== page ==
‘Best Of America’ In Budapest

  • 18 Apr 2022 5:22 AM
‘Best Of America’ In Budapest
Numerous nations and cultures have left their traces in Budapest – here is a selection of the most surprising American links:

1. The first statue erected in Europe in honour of George Washington is located in Budapest’s City Park, near the Castle of Vajdahunyad. The statue has been watching the skaters on the ice rink since 1906.

The money for it was raised by the Hungarians of Cleveland not only to commemorate Washington but also because he was considered to be a symbol of freedom just like Lajos Kossuth, the leader of the Hungarian War of Independence of 1848-49 was, whose commemoration in the form of a statue was banned because his opponent, Franz Joseph, was the monarch.

2. Budapest’s biggest and nicest theatre has had Woody Allen’s famous play, “Play it again, Sam!” on its repertoire with an unbroken success since 1983 – what is more, the eponymous main character, whom the author modelled after himself, is played by András Kern, the actor who is also Woody Allen’s Hungarian dubbing voice.

When Woody Allen performed with his band in Budapest, the show was timed to allow him to watch it if he wanted to, but finally the meeting did not take place.

3. Elvis Presley’s watch can be seen in Budapest. Legend has it that in 1957 Presley spoke up in support of the Hungarian revolution of 1956 (in fact, it was Ed Sullivan who spoke up in support of refugees, but the point is that 70 million people saw it). In gratitude, a small square was named after him at the Buda head of Margaret Bridge.

In appreciation, Presley’s widow sent one of the watches of the King to the then-mayor of Budapest and it is now exhibited in the Rock Museum.

4. The treasures of the Hungarian National Museum were saved by an American general from being taken away by Romanian invaders during the chaotic times in 1919. General Harry Hill Bandholtz sealed the entrance as a member of the Inter-Allied Military Mission, thus saving the artefacts.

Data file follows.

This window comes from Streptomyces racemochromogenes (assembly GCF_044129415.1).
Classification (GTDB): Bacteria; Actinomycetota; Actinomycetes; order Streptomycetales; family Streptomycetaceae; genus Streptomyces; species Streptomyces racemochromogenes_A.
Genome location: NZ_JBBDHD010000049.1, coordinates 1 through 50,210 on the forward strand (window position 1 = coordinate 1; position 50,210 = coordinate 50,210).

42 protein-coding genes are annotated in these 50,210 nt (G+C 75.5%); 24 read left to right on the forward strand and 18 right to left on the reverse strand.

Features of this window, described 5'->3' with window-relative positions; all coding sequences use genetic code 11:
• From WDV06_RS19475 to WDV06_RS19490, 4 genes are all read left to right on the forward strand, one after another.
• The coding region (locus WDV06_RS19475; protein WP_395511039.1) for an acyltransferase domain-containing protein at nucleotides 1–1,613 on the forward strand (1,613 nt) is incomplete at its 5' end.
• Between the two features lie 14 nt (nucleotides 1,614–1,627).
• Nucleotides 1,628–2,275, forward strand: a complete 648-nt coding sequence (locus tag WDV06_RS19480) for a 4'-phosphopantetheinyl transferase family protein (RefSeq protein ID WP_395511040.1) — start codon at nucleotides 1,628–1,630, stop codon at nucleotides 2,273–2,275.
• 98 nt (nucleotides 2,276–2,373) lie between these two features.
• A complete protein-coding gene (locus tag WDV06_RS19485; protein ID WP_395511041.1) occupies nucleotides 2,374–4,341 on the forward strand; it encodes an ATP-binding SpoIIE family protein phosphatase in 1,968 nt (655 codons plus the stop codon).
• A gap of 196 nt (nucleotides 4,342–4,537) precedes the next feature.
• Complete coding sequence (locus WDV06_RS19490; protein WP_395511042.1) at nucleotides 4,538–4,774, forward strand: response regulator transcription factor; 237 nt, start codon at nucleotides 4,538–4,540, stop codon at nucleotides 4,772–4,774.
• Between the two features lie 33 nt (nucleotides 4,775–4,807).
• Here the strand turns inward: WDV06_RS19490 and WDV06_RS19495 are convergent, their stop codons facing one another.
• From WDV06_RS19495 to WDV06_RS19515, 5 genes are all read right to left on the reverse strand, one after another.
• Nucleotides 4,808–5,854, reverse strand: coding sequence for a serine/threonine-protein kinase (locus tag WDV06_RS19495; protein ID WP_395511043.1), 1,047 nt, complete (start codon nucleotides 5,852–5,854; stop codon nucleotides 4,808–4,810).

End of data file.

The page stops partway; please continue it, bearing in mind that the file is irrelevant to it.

The grateful Hungarians erected a statue to him in 1936, which, however, had to be removed in the Soviet era (when it was not customary to thank Americans for anything). Finally, in 1989, the statue was returned to its original place just before President Bush’s visit.

5. Not far from Saint Stephen’s Basilica, a house has two American-related plaques on its wall. One of them commemorates John G. Kemény, the inventor of the time-sharing computer system and BASIC programming language. It is owing to him that the computer is part of our everyday lives and not only the privilege of IT professionals: at Professor Kemény’s university even humanities students used it and BASIC was purposefully not patented, thus becoming the first open-source code. 

The other plaque commemorates Tommy Ramone, the member of the legendary Ramones band. Both of them were born in the same house in Budapest.

6. There was a time when Budapest – or, more closely, Pannónia Cartoon Studio – was among the five biggest cartoon making centres in the world, alongside Disney and Hanna-Barbera. After emigrating to the USA, its former professionals had an impact on American cartoons.

The idea that the Simpsons should have yellow hair, with Marge’s being blue, occurred to Georgie Peluce and was pushed through the producers and the senior management by Gábor Csupó. A character was modelled after Csupó in the series, named Dr. Nick Riviera.

The most popular Hungarian cartoon, which was a box office hit selling one million tickets in the year of its release (not too bad in a country with a population of ten million), was inspired by Manhattan Transfer.

It’s a pity that this is the part that was cut out of the overseas version by the American distributor…

Source: Budapestinfo.hu

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